Here are the video clips I mentioned yesterday.
A Glimpse of Ethiopia from Jessica Strider on Vimeo.
I hope you enjoyed some of my posts on the history of Ethiopia. Obviously I condensed a lot and left a ton out. If you’re interested in learning more, here are some of the books I read that are worth checking out. Many of them I read at my old university library (or this would have been some expensive research). I was lucky in that my university has begun a program teaching Ge’ez, the liturgical language, and so they have a very good collection of books on Ethiopia including some indispensable guide books by a press from Addis Ababa.
For a good overview:
African Zion: The Sacred Art of Ethiopia by Marilyn Heldman and Stuart Munro-Hay, 1993 - This is out of print but you might find it at a library (like I did). It’s a museum special exhibit catalogue with some fantastic essays on the history of Ethiopia followed by a gorgeous display of artworks. It’s the first book on Ethiopia I read and the one that showed me that the country’s history and art are incredible.
Ancient Churches of Ethiopia by David Phillipson, 2009 - A great book predominantly on the rock-hewn churches. It briefly goes over Yeha and Axum and ends with the Lalibela complex. There are floor plans and reproduction diagrams of what some older structures would have looked like.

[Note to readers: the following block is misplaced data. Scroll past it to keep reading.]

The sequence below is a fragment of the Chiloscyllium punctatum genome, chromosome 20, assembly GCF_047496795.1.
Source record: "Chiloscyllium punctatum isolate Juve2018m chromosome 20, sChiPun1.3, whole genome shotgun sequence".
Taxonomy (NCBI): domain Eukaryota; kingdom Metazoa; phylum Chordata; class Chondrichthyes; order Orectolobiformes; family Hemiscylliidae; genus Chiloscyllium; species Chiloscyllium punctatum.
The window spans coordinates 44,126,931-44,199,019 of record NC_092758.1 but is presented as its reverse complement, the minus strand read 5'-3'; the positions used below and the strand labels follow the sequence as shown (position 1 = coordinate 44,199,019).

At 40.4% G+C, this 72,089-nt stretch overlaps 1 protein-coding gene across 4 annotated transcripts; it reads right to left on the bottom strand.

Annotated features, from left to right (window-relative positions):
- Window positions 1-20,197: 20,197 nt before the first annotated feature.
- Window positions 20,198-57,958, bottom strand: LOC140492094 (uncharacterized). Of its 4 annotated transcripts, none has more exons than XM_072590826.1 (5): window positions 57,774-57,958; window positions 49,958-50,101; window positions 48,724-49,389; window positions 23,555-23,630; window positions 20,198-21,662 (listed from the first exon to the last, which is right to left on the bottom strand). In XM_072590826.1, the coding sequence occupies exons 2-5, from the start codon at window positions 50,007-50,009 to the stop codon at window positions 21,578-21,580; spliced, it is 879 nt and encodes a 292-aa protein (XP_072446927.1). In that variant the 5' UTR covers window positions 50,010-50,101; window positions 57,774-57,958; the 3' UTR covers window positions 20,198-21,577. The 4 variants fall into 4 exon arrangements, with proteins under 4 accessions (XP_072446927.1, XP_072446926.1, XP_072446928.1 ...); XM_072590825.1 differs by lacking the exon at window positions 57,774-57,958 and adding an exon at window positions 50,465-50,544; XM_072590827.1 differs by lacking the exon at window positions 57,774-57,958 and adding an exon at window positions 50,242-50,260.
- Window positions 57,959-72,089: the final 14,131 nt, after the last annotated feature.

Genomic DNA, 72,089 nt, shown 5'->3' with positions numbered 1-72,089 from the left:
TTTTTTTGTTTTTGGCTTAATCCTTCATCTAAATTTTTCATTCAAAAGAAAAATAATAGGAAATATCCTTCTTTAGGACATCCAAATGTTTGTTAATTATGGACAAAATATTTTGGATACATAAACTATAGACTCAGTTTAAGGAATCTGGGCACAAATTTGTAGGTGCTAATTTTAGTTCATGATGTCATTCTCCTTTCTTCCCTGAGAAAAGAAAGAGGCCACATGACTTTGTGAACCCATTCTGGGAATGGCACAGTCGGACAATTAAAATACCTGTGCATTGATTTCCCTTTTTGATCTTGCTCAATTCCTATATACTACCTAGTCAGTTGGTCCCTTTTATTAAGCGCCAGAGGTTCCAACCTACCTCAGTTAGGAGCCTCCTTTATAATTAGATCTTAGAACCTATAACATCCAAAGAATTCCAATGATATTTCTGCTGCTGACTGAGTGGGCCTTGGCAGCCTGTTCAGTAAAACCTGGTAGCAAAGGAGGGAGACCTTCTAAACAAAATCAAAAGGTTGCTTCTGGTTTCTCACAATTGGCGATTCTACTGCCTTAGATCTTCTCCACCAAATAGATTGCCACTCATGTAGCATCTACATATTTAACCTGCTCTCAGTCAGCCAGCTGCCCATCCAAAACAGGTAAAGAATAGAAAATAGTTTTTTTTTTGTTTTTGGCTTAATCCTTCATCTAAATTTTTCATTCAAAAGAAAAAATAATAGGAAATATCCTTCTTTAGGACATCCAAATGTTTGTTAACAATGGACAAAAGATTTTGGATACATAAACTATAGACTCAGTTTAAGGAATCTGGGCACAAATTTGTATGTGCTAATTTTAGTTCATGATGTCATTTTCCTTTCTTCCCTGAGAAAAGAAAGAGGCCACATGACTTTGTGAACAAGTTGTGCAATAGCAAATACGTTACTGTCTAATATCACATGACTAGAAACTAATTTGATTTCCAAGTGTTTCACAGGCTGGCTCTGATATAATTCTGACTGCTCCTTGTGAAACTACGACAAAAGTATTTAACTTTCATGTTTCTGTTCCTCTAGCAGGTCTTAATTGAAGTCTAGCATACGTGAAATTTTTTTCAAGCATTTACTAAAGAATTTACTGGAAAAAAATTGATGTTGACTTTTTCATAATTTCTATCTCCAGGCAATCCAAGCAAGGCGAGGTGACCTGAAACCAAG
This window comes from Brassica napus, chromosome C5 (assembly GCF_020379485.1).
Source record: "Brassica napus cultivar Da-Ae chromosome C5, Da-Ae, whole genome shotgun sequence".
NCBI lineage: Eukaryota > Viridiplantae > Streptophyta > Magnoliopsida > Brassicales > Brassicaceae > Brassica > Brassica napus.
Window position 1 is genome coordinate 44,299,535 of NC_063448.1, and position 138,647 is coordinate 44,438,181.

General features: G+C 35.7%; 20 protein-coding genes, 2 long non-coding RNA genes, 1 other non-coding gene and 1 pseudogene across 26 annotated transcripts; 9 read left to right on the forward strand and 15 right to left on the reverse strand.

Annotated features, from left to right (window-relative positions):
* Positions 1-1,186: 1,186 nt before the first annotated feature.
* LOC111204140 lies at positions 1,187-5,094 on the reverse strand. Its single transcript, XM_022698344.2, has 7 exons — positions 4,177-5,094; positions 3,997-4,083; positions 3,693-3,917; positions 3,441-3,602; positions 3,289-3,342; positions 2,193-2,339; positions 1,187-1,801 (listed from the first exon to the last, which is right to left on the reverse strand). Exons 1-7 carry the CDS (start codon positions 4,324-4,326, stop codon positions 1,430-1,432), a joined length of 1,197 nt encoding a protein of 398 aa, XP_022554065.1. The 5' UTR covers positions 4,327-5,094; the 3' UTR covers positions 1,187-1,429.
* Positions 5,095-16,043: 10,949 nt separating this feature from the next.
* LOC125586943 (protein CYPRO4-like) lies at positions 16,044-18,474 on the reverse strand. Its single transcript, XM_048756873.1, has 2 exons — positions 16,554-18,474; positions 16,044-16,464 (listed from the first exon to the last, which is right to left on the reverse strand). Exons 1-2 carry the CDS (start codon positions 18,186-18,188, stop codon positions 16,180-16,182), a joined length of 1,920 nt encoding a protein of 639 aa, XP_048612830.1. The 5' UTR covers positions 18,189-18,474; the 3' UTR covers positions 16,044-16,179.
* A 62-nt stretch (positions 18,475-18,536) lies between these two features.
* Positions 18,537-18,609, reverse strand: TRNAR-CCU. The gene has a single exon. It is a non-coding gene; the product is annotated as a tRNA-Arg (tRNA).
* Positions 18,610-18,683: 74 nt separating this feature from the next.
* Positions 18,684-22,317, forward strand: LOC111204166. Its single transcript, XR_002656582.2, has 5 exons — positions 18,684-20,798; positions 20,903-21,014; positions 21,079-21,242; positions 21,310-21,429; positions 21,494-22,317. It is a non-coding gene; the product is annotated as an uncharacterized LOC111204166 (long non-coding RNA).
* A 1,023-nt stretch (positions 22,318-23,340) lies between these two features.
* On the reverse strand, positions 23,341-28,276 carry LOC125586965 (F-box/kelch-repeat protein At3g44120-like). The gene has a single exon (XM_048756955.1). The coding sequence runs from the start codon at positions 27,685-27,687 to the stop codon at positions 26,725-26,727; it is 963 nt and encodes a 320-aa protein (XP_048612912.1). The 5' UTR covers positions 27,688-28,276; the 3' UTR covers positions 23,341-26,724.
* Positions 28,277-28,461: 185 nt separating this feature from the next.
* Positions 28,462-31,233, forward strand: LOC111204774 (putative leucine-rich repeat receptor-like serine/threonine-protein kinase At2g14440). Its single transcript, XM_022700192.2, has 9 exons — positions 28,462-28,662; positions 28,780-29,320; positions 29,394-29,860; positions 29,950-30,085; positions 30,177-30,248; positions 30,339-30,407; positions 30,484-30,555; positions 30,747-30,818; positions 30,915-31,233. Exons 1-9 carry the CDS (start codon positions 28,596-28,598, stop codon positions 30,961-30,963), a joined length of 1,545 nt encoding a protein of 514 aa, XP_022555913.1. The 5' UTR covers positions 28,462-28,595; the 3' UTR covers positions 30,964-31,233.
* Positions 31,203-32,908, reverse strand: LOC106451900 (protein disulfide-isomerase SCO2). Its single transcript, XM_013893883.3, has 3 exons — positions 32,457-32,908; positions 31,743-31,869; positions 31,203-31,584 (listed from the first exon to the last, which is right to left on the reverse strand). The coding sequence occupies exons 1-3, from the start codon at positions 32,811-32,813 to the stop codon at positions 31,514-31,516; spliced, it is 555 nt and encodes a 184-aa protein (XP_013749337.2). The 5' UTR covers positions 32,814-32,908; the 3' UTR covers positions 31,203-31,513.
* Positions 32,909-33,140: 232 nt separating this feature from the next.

Foundations of an African Civilisation: Aksum and the Northern Horn, 1000 BC - AD 1300 by David Phillipson, 2012 - This book gets very in depth and scholarly at times making it harder for the average reader to enjoy, but has a lot of great, detailed information on the topic.
Ancient and Medieval Ethiopian History to 1270 by Sergew Hable Sellassie, 1972 - Written by an Ethiopian professor, this one is hard to find but really delves into the history of the country starting with all the primary source materials that mention the word ‘Ethiopia’ (and explaining that ‘Ethiopia’ in ancient times could refer to a lot of places/people including India, as trade goods from India passed through Africa).
Church and State in Ethioopia, 1270-1527 by Taddesse Tamrat, 1972 - The book is old but one of the few to cover this period of history. I found it a tough read, scholarly and not very engaging though it covers some tumultuous times.
The Ethiopian Royal Chronicles Edited by Richard Pankhurst, 1967 - I didn’t know this existed until I stumbled across it at the university library. It’s primary source writings from the Solomonic dynasty. It’s only excerpts with commentary, but it’s cool reading what Ethiopian nobles of the day thought was important to comment on.
If you can’t find any of these, the history section at the start of guide books is remarkably good for a concise but thorough overview.
For church artwork:
Hidden Treasures of Ethiopia by Maria-Jose and Bob Friedlander, 2015 - This has a fantastic rundown of Ethiopian saints, which differ significantly from those of other Christian denominations. If you’re interested in churches and religious paintings, this information is important. It also maps the paintings for a number of churches. I wish there were more photographs of each church they cover.
Ethiopia: The Living Churches of an Ancient Kingdom by Mary Anne Fitzgerald and Philip Marsden, 2017. - Documenting 66 churches, it’s a massive coffee table book with hundreds of gorgeous photographs.
Lalibela: Wonder of Ethiopia by Claude Lepage, 2012 - A fantastically detailed book on the church complex at Lalibela. Lots of diagrams and cross sections.
Next week I'll be back to more regular science fiction and fantasy content. I have a book review all ready to go on Tuesday.